United States District Court, D. Maryland
UNITED STATES OF AMERICA f/u/b/o AAROW ELECTRICAL SOLUTIONS, LLC, Plaintiff,
CONTINENTAL CASUALTY COMPANY et al., Defendants.
Lipton Hollander United States District Judge
case arises under the Miller Act, 40 U.S.C. § 3131
et seq. The plaintiff is the United States of
America f/u/b/o Aarow Electrical Solutions, LLC
(“Aarow”). Pursuant to a subcontract agreement
entered in December 2013, Aarow provided labor and materials
to Grunley Construction Company, Inc.
(“Grunley”), the general contractor for a
construction project (the “Project”) at the
Social Security Administration complex in Woodlawn, Maryland.
See ECF 1, ¶ 8; ECF 1-2.
maintains that it has not been paid in full for the labor and
materials it contributed to the Project. See ECF 1.
Therefore, pursuant to the Miller Act, plaintiff filed suit
against Grunley's sureties, Continental Casualty Company
(“Continental”) and Liberty Mutual Insurance
Company (“Liberty”) (collectively, the
“Sureties”), to recover on the payment bond that
the Sureties had issued for the Project. Id. It
seeks $246, 093.00, plus interest and costs. Id. at
intervened as a defendant. See ECF 14 (“Motion
to Intervene”); ECF 37 (Order of August 24, 2017,
granting Motion to Intervene). In addition, Grunley filed a
counterclaim against Aarow for breach of contract (Count I)
and damages related to Aarow's alleged overcharging on
the Project (Count II). ECF 46 (Amended Counterclaim).
motions are pending. First, Aarow has moved to dismiss Count
I of Grunley's Amended Counterclaim, for breach of
contract. ECF 51. Aarow's motion is supported by a
memorandum of law. ECF 55 (collectively, “Motion to
Dismiss”). Grunley opposes the Motion to Dismiss. ECF
56. Aarow replied. ECF 59.
Aarow moved for summary judgment in its favor on its Miller
Act claim and as to Count II of Grunley's Amended
Counterclaim. ECF 60. The motion for summary judgment is
supported by a memorandum of law (ECF 60-1) (collectively,
“Aarow Motion”) and several exhibits. Defendants
oppose the Aarow Motion (ECF 64) and have submitted several
exhibits. Aarow replied. ECF 68.
same day that the Aarow Motion was filed, defendants filed a
motion for partial summary judgment. ECF 61. Defendants'
motion is supported by a memorandum of law (ECF 61-1)
(collectively, “Defendants' Motion”) and
numerous exhibits. Aarow opposes Defendants' Motion (ECF
65) and defendants replied. ECF 67.
hearing is necessary to resolve the motions. See
Local Rule 105.6. For the reasons that follow, I shall grant
the Motion to Dismiss. And, I shall grant the Aarow Motion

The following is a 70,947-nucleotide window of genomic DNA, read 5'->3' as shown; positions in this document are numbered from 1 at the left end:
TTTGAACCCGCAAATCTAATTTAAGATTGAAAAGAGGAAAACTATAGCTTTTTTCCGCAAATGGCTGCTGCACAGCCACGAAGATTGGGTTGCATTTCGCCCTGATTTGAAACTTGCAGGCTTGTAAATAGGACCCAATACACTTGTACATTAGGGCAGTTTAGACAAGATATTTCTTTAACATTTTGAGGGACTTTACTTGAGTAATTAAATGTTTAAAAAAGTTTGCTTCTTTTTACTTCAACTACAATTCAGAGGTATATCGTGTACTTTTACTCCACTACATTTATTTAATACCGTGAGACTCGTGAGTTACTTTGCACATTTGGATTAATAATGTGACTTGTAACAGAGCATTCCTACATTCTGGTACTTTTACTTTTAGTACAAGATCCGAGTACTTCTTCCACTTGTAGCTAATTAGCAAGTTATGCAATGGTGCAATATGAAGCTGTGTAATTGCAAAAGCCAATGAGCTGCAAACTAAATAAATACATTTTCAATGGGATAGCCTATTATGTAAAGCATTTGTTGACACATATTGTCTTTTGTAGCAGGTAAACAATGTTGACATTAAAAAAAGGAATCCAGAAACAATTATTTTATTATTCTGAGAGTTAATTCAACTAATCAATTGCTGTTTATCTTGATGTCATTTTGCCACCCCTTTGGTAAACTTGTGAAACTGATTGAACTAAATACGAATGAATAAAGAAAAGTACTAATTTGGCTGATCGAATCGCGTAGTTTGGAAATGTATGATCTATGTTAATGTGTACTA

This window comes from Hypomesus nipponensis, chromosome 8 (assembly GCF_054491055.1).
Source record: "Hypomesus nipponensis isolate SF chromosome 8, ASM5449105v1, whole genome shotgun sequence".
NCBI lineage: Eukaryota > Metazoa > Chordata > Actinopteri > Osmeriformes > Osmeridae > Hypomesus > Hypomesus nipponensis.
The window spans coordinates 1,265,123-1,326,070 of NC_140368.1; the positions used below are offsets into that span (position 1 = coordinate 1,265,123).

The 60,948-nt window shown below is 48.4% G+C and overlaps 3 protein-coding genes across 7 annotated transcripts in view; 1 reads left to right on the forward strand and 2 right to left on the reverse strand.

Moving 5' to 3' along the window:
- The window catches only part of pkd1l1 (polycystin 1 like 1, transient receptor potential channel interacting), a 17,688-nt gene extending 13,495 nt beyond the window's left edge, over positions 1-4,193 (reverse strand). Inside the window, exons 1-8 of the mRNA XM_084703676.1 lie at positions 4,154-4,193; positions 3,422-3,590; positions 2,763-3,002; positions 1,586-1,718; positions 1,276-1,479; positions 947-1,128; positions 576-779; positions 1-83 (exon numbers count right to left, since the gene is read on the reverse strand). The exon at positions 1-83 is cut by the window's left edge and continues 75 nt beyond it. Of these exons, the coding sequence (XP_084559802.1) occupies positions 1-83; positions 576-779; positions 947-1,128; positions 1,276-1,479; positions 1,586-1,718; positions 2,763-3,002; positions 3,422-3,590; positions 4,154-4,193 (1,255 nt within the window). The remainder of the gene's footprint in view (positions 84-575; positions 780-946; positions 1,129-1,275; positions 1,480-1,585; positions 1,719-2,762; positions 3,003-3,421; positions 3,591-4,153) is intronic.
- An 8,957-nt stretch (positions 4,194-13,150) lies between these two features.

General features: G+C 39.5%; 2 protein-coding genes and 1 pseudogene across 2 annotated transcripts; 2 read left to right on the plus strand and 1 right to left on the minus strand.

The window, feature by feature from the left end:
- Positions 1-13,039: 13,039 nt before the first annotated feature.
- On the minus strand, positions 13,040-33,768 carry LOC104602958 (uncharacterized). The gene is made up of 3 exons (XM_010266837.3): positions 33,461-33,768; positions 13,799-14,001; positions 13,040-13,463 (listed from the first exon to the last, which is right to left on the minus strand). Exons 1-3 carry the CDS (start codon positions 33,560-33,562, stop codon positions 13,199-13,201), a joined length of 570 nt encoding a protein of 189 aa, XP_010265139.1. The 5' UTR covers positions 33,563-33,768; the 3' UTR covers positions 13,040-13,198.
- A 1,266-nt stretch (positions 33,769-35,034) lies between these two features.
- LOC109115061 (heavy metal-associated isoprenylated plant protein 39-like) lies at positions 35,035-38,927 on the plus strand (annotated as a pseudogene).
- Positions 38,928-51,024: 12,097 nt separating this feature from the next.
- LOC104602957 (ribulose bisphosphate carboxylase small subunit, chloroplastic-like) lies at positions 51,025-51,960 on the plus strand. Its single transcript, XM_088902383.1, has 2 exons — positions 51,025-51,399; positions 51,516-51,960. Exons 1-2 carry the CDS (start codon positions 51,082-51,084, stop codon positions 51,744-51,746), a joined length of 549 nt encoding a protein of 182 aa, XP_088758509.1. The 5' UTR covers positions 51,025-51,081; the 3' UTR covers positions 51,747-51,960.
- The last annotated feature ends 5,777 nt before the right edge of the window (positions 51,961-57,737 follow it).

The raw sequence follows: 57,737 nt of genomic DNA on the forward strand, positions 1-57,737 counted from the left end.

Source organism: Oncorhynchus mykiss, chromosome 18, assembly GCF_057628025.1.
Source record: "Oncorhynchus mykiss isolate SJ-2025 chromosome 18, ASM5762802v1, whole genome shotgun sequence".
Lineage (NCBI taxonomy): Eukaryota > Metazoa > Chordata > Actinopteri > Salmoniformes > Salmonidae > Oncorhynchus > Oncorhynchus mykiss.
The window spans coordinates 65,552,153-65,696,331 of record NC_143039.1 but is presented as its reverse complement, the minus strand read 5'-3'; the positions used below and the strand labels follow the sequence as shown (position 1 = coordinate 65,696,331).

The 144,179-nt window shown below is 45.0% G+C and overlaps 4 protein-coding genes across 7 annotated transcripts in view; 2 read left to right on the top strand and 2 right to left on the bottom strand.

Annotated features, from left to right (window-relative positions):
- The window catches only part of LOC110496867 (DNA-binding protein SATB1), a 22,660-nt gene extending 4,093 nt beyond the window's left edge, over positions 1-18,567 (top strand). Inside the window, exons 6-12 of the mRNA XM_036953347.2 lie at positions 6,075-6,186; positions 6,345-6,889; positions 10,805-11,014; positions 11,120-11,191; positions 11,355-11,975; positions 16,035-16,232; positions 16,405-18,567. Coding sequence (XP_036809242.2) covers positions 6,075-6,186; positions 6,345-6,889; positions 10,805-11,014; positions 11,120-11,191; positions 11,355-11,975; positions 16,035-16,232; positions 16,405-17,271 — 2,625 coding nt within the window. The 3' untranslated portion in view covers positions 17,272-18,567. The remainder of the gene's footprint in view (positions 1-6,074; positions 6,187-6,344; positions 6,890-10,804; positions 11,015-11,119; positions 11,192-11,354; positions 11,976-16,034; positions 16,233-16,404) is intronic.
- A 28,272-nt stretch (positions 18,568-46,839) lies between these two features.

and Defendants' Motion in part and deny them in part.
Factual and Procedural Background
October 2013, Grunley entered into a Prime Contract with the
General Services Administration (“GSA, ” the
“United States, ” or the
“Government”) in connection with a construction
project at the Social Security Administration headquarters in
Woodlawn, Maryland. ECF 61-2 (Declaration of B.H. Scott, II),
¶ 3. As a condition of the Prime Contract, Grunley
delivered to the Government, as Owner, a labor and material
payment bond (the “Bond”), with Liberty and
Continental as the joint and several Sureties. Id.
¶ 4; ECF 1-1 (Bond). On or about December 26, 2013,
Grunley entered into a subcontract agreement with Aarow by
which Aarow was to perform electrical work for the Project.
Id. ¶ 5; see also ECF 1-2 (the
“Subcontract”). Some of Aarow's work could
only occur during scheduled power outages at the site of the
Project. ECF 61-2, ¶ 6. Two of these planned outages
(“Outage 1” and “Outage 3”) were
rescheduled by GSA, which delayed Aarow's work on the
result of these delays, in December 2014, Aarow and Grunley
submitted several change order requests to GSA, seeking
additional time and compensation for the delays. Id.
¶¶ 7-8. In total, the change order requests sought
$349, 606 in additional compensation from GSA, with $252, 101
of that amount for Aarow. Id. ¶ 8. GSA granted
the requests only in part, and issued a unilateral contract
modification to Grunley, increasing the contract price by
$143, 882. Id. ¶¶ 9-10. Of this amount,
Grunley passed through $103, 235 to Aarow. Id.
April 2015, GSA declared that the Project had reached
“substantial completion” on March 9, 2015.
See ECF 61-8 at 4 (Aarow's claim for
compensation after substantial completion). Aarow's work
on the Project was fully completed by May 16, 2016.
Id. According to Aarow, it incurred further
delay-related damages after the date of substantial
completion. Id. at 9-11. However, Aarow also signed
partial releases dated April 30, 2015, and December 31, 2015,
in exchange for payments from Grunley. See ECF 61-2,
¶ 14; see also ECF 61-7 at 1 (April 2015
Release); id. at 2 (December 2015 Release). Under
the terms of the partial releases, Aarow waived and released
any unauthorized claims against Grunley or the Sureties as of
the dates of the releases. See ECF 61-7 at 1, 2.
15, 2016, Aarow submitted a claim to Grunley, seeking
additional compensation for the delays, in the amount of
$246, 093. ECF 61-2, ¶ 15; see also ECF 61-8
(“Aarow Claim”). Grunley submitted a claim to
GSA, seeking the amount requested by Aarow, plus roughly
$100, 000 in other payments. ECF 61-2, ¶ 16; ECF 61-9
(“Grunley Claim”). This suit by Aarow followed on
September 1, 2016. ECF 1.
on March 30, 2017, GSA denied the Grunley Claim, and instead
sought $43, 194.15 in repayment from Grunley. ECF 61-2,
¶ 17; see ECF 61-10 (“Government
Claim”). The Government Claim consisted of a demand for
$26, 778.78 in liquidated damages and $16, 415.37 for
“labor overcharging.” ECF 61-2, ¶ 17.
Grunley appealed the denial to the U.S. Civilian Board of
Contract Appeals (“CBCA”) on June 26, 2017.
Id. ¶ 18. On November 27, 2017, Grunley and GSA
settled both the Grunley Claim and the Government Claim with
a payment of $105, 000 from GSA to Grunley. Id.
¶ 23. According to Grunley, Aarow's share of this
recovery is $25, 957, minus Aarow's pro rata share of the
costs of the claim. Id.